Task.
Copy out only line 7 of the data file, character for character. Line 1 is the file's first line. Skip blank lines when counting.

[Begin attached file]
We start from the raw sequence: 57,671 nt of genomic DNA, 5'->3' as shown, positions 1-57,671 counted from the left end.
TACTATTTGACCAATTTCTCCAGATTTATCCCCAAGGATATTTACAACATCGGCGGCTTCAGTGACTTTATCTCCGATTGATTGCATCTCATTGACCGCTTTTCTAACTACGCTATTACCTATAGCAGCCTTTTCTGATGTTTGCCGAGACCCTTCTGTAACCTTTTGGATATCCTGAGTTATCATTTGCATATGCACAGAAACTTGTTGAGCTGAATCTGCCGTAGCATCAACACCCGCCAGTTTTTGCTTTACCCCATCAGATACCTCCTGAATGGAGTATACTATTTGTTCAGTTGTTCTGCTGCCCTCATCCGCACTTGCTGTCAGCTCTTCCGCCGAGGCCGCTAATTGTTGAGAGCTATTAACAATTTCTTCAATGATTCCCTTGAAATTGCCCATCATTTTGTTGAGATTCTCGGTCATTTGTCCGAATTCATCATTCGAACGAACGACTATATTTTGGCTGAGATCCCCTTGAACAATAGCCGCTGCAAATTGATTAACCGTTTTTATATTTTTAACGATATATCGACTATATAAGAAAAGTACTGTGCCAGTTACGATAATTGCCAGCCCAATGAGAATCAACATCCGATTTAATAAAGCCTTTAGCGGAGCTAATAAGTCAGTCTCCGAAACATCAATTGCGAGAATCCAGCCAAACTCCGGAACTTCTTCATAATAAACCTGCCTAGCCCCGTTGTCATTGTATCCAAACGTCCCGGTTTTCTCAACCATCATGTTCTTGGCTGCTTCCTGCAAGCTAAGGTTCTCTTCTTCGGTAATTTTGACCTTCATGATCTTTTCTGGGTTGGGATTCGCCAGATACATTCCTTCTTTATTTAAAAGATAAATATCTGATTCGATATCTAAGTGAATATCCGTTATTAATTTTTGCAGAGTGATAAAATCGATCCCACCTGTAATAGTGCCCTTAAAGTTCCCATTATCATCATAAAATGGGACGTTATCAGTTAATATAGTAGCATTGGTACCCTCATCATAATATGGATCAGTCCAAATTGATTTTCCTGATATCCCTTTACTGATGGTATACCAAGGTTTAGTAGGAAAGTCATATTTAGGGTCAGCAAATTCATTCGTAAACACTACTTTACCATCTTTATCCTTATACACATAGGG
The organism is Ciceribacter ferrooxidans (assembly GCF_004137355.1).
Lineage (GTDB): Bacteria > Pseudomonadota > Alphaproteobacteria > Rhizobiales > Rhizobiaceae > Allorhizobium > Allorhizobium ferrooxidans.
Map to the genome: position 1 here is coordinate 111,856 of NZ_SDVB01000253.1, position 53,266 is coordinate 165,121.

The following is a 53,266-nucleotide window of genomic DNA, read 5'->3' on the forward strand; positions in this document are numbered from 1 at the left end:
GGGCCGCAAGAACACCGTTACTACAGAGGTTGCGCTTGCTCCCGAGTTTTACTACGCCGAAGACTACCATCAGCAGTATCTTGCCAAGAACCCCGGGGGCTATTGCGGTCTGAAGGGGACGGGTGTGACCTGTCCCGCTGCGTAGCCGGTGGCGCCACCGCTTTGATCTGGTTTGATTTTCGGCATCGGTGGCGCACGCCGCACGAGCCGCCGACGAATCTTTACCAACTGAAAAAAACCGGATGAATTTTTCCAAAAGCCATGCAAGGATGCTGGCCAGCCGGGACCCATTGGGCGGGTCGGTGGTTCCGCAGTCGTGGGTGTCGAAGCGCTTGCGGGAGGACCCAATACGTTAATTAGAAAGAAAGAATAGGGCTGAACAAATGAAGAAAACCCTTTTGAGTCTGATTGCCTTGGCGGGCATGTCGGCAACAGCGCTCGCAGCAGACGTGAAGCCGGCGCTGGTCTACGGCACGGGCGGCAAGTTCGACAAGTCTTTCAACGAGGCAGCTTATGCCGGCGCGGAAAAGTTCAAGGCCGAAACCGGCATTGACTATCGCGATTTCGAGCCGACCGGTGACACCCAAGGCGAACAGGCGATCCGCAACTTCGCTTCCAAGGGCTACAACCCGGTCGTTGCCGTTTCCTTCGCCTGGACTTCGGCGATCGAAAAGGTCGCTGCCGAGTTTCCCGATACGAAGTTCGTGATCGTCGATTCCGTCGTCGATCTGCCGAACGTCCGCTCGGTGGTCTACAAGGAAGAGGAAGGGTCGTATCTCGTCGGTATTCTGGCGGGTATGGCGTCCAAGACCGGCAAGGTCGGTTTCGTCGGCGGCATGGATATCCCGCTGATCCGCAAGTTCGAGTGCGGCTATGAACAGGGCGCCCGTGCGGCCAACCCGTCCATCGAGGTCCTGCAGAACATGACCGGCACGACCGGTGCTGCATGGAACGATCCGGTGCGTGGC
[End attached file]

GGGCCGCAAGAACACCGTTACTACAGAGGTTGCGCTTGCTCCCGAGTTTTACTACGCCGAAGACTACCATCAGCAGTATCTTGCCAAGAACCCCGGGGGCTATTGCGGTCTGAAGGGGACGGGTGTGACCTGTCCCGCTGCGTAGCCGGTGGCGCCACCGCTTTGATCTGGTTTGATTTTCGGCATCGGTGGCGCACGCCGCACGAGCCGCCGACGAATCTTTACCAACTGAAAAAAACCGGATGAATTTTTCCAAAAGCCATGCAAGGATGCTGGCCAGCCGGGACCCATTGGGCGGGTCGGTGGTTCCGCAGTCGTGGGTGTCGAAGCGCTTGCGGGAGGACCCAATACGTTAATTAGAAAGAAAGAATAGGGCTGAACAAATGAAGAAAACCCTTTTGAGTCTGATTGCCTTGGCGGGCATGTCGGCAACAGCGCTCGCAGCAGACGTGAAGCCGGCGCTGGTCTACGGCACGGGCGGCAAGTTCGACAAGTCTTTCAACGAGGCAGCTTATGCCGGCGCGGAAAAGTTCAAGGCCGAAACCGGCATTGACTATCGCGATTTCGAGCCGACCGGTGACACCCAAGGCGAACAGGCGATCCGCAACTTCGCTTCCAAGGGCTACAACCCGGTCGTTGCCGTTTCCTTCGCCTGGACTTCGGCGATCGAAAAGGTCGCTGCCGAGTTTCCCGATACGAAGTTCGTGATCGTCGATTCCGTCGTCGATCTGCCGAACGTCCGCTCGGTGGTCTACAAGGAAGAGGAAGGGTCGTATCTCGTCGGTATTCTGGCGGGTATGGCGTCCAAGACCGGCAAGGTCGGTTTCGTCGGCGGCATGGATATCCCGCTGATCCGCAAGTTCGAGTGCGGCTATGAACAGGGCGCCCGTGCGGCCAACCCGTCCATCGAGGTCCTGCAGAACATGACCGGCACGACCGGTGCTGCATGGAACGATCCGGTGCGTGGC